When asked about his favourite Sentinels stories, Cullen Bunn told Marvel.com,
"Nimrod—and later Bastion—has always been a favorite character of mine. He had all the cold mercilessness of the Sentinels, but he also had a bit of personality, too. And I loved that he had these automatic countermeasures for anything his mutant prey [threw] at him."
I seem to recall those later Nimrod stories he refers to were originally intended to be with Alan Moore and Alan Davis' Captain Britain character The Fury, after Sir James Jaspers' appearance in X-Men #200. But lawyers got in the way…
Well, with today' Sentinels story in X-Men Blue #3, he only goes and does it. With Bastion in charge of the seeming-mutant Sentinels, and seeming a lot more benevolent towards mutants.
Bastion was "born" when the giant robotic Sentinel, Master Mold, having absorbed the advanced Sentinel prototype Nimrod into its systems, fought the X-Men who saw no other way to stop the virtually indestructible amalgam except to force it through the Siege Perilous, a pan-dimensional portal which subjects those who pass through to the judgment of the universe's higher powers, courtesy of Roma, the daughter of Merlin from those Captain Britain stories.
Re-emerging from the portal as an amnesiac human/Sentinel hybrid with a seemingly immortal essence, he was taken in by a woman named Rose Gilberti. Living with Rose, she adopted him as a surrogate son and gave him the name Sebastion Gilberti. He began to hear about America's mutant problem. At some point, Bastion fell in with anti-mutant groups, like Graydon Creed's Friends of Humanity.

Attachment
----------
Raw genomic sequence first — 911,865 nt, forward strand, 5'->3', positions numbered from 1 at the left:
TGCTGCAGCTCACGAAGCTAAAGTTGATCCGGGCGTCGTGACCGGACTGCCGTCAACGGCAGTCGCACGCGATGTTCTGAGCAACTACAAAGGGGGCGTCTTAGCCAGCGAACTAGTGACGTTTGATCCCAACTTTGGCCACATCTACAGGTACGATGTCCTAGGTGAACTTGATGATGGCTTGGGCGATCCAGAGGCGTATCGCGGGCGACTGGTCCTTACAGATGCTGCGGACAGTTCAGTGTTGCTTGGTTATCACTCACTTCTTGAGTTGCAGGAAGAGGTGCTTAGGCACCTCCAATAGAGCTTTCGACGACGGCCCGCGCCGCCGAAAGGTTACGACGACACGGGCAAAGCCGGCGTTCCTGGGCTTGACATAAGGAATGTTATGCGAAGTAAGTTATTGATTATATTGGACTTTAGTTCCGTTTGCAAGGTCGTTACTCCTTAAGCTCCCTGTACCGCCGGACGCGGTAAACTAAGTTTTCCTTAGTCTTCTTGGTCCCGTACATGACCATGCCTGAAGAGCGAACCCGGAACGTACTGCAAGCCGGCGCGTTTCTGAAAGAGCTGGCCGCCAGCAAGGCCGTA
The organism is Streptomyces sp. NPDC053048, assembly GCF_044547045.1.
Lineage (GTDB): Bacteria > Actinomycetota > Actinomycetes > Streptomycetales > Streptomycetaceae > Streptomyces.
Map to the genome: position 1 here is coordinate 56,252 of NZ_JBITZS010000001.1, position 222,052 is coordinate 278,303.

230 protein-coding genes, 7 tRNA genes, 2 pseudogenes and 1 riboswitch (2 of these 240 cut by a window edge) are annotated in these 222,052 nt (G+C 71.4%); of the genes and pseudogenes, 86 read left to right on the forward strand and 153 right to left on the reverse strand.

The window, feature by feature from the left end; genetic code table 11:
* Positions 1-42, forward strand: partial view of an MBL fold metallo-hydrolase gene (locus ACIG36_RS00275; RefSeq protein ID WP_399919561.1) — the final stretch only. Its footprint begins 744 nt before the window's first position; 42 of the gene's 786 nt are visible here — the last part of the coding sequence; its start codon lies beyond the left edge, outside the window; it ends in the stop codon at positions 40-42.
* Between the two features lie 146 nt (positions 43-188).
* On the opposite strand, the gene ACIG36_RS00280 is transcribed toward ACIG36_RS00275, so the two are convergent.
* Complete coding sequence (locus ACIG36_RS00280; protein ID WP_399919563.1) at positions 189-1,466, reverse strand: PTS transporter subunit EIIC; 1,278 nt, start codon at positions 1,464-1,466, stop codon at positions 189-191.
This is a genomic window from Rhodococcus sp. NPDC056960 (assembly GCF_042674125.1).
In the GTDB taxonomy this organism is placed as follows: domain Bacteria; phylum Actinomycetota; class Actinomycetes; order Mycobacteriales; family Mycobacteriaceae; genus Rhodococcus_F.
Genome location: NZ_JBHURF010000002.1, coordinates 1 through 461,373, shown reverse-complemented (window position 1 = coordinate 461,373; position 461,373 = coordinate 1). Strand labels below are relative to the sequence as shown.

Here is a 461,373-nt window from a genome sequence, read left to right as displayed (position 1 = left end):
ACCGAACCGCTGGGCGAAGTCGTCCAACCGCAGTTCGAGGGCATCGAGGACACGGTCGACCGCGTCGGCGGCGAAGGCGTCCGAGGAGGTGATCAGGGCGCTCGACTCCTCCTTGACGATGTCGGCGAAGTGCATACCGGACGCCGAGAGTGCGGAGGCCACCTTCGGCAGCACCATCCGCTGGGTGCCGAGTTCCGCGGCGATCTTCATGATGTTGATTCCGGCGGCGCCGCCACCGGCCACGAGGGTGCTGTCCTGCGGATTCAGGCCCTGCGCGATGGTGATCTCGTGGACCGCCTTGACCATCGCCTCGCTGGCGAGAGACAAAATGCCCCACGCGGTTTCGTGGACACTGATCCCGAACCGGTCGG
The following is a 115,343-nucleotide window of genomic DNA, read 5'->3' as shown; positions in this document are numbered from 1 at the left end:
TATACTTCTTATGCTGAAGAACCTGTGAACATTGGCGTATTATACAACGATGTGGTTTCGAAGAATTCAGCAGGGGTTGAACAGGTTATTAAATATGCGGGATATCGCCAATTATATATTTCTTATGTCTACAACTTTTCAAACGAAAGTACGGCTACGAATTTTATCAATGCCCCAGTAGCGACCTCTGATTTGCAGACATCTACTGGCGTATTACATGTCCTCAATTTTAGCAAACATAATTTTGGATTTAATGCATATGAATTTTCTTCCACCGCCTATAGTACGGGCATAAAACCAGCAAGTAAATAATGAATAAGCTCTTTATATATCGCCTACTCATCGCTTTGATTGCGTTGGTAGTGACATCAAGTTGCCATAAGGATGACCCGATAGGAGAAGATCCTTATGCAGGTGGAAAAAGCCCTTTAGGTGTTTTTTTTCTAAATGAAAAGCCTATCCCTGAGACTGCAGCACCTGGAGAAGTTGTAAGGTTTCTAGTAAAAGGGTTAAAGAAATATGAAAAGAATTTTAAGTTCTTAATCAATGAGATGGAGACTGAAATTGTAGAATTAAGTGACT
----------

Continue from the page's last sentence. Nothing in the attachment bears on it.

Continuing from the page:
This all happened in Machine Man And Bastion 1998 Annual and, yes, they really published a comic called that, explaining who Bastion was, who first appeared in X-Men Vol 2 #58 in 1996.
Bastion's prime directives were soon reawakened, and he began assembling the international anti-mutant strike force Operation: Zero Tolerance (OZT). They attempted to reconfigure the Sentinel force assembled by Project: Wideawake, but Bastion deemed most of them outdated. Instead, he had a number of humans secretly outfitted with nano-technology to be Prime Sentinels.
There was a lot of fighting. A lot of high collars. A lot of people standing around with their mouth open and too many teeth. Bastion was the ninetiest of nineties characters.
The character died. But now… he's back. Happens to X-Men characters a lot.
But has he reformed? Find out today!
X-Men Blue #3 by Cullen Bunn, Jorge Molina, Ray-Anthony Height and Matt Milla is published by Marvel Comics today.